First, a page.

The fact that Zionist influence spreads far beyond Israel’s area of dominion and now influences many of the policy-making institutions of western governments, and particularly that of the United States, makes it imperative that Israel’s oppressive behavior be singled out as a high priority case for boycott.

In other words, unlike other oppressive and brutal governments, the Israelis and their supporters directly influence (one might say corrupt) the policymakers of many Western nations and this often makes their governments (most specifically the U.S.) accomplices in Israel’s abusive policies. This being so, prioritizing Israel for boycott is not hypocrisy but rather necessity.

Lawrence Davidson is a history professor at West Chester University in Pennsylvania. He is the author of Foreign Policy Inc.: Privatizing America’s National Interest; America’s Palestine: Popular and Official Perceptions from Balfour to Israeli Statehood; and Islamic Fundamentalism.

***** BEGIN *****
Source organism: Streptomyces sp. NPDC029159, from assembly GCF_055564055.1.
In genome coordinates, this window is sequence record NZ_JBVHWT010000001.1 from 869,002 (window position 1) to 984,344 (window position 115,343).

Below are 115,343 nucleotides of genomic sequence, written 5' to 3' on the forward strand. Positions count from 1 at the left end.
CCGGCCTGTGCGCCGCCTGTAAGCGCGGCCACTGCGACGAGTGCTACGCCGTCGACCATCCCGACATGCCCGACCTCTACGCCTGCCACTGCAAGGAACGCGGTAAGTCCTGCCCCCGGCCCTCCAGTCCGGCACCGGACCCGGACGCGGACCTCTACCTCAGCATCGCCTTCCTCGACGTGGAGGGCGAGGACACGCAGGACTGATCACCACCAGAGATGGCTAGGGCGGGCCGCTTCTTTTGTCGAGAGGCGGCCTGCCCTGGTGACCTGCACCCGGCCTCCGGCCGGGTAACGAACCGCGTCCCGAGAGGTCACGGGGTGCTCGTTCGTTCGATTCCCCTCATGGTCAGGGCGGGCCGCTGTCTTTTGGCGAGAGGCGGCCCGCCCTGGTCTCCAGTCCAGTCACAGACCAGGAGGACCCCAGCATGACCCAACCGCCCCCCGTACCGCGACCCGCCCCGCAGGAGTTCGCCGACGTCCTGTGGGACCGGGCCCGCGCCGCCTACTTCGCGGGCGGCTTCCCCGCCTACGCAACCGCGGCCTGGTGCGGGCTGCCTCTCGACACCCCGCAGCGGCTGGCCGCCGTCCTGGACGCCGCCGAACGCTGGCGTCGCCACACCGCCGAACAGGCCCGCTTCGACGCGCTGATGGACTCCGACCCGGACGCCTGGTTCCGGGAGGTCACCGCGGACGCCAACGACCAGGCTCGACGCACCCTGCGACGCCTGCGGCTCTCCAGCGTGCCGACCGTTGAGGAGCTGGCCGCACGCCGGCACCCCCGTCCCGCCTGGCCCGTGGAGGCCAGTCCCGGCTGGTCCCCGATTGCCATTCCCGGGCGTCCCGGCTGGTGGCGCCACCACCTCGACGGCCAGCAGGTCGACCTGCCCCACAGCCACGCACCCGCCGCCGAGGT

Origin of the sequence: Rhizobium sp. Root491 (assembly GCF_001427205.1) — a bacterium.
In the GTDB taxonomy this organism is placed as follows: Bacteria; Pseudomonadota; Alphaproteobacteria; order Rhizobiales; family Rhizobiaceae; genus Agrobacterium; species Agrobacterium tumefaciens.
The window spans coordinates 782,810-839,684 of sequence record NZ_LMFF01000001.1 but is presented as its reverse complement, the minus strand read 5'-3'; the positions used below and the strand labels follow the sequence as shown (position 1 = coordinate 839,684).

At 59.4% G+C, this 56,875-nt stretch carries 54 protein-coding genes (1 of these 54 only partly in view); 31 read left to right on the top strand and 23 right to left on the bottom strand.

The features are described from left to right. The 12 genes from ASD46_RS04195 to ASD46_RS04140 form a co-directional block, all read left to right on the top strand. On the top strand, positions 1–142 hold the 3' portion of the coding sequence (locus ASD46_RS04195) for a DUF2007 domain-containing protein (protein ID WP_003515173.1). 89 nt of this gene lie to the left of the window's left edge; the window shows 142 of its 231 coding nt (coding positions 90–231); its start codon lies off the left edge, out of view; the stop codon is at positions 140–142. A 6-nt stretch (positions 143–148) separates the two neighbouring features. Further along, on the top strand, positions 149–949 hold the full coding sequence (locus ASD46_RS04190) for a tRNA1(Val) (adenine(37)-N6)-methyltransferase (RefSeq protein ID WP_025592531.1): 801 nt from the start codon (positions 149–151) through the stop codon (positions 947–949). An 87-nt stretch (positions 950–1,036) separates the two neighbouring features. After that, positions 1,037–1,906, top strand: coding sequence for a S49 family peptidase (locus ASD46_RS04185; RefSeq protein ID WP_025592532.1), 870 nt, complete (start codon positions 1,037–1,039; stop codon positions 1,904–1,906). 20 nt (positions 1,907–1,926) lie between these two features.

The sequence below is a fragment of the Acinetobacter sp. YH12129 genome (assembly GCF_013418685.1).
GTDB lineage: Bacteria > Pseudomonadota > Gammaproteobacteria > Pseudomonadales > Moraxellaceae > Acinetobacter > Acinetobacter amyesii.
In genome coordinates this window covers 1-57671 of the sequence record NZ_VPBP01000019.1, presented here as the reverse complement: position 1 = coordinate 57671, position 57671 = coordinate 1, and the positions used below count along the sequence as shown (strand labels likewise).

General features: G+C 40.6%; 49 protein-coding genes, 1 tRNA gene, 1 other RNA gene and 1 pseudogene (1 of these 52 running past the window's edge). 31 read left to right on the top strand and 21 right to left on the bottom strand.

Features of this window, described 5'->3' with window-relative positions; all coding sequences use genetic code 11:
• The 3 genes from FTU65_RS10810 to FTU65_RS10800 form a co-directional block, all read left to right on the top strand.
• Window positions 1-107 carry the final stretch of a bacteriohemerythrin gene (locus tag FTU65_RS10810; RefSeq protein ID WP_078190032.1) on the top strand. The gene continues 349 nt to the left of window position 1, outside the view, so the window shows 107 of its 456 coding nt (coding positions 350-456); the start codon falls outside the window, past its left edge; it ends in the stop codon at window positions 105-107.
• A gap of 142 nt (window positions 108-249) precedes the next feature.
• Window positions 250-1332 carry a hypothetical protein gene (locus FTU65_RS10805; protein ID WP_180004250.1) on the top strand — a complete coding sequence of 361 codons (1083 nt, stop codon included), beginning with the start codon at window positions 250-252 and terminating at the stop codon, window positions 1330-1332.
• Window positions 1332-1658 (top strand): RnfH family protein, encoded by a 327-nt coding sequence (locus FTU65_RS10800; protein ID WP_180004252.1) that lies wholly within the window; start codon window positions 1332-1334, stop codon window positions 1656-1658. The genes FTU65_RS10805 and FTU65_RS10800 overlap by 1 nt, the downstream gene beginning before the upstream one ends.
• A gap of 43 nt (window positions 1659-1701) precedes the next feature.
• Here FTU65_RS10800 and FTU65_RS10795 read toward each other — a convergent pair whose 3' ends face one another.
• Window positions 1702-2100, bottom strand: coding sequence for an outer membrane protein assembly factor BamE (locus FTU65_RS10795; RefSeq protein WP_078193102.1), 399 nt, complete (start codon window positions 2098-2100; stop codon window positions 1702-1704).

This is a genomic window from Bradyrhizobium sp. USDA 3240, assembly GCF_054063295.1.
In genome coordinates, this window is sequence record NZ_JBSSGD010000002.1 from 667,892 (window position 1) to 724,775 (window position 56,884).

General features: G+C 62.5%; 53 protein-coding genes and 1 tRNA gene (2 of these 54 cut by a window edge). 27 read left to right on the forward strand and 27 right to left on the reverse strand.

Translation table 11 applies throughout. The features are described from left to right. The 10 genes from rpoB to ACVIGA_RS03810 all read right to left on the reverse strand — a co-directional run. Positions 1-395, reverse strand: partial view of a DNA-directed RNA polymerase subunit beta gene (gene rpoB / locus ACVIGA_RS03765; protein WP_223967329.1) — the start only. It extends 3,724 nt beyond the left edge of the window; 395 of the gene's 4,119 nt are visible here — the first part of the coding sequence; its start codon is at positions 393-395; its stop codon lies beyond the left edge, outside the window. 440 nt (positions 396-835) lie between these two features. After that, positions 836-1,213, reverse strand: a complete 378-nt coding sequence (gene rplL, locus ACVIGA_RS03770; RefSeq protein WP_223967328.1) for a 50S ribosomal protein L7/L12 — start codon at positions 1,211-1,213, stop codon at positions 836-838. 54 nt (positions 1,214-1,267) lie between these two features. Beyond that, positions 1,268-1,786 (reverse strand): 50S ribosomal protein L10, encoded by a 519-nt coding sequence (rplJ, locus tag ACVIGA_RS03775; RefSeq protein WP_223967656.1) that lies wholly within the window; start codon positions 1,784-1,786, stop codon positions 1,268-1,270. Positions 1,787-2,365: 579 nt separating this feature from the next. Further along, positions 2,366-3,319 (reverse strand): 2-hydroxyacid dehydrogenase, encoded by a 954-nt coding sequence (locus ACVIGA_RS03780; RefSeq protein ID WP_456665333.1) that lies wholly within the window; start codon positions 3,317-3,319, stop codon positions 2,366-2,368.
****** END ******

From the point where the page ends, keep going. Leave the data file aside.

14 comments for “Should Israel Be Boycotted?

  1. N Berro
    June 27, 2013 at 21:00

    Why boycott a liberal democracy? Israel on both its merits and in relative terms is a brilliant success as a people and a nation. The very small prof from the very small college should learn rather than lecture.

    • lastcamp2
      June 27, 2013 at 21:31

      Israel is not liberal. It is reactionary, and has been since at least the Begin administration and the onset of the Likud party. If success is being racist and apartheid, and oppressing a defenseless people, then perhaps it is a success. But if that is the measure of success, then it is not a democracy, either.

      As far as economic success, if Israel is such, then why does it need the influx of billions of US dollars every year?

      Perhaps it is you who needs some learning, instead of simply accepting US and Israeli propaganda.

    • Frances in California
      July 1, 2013 at 17:56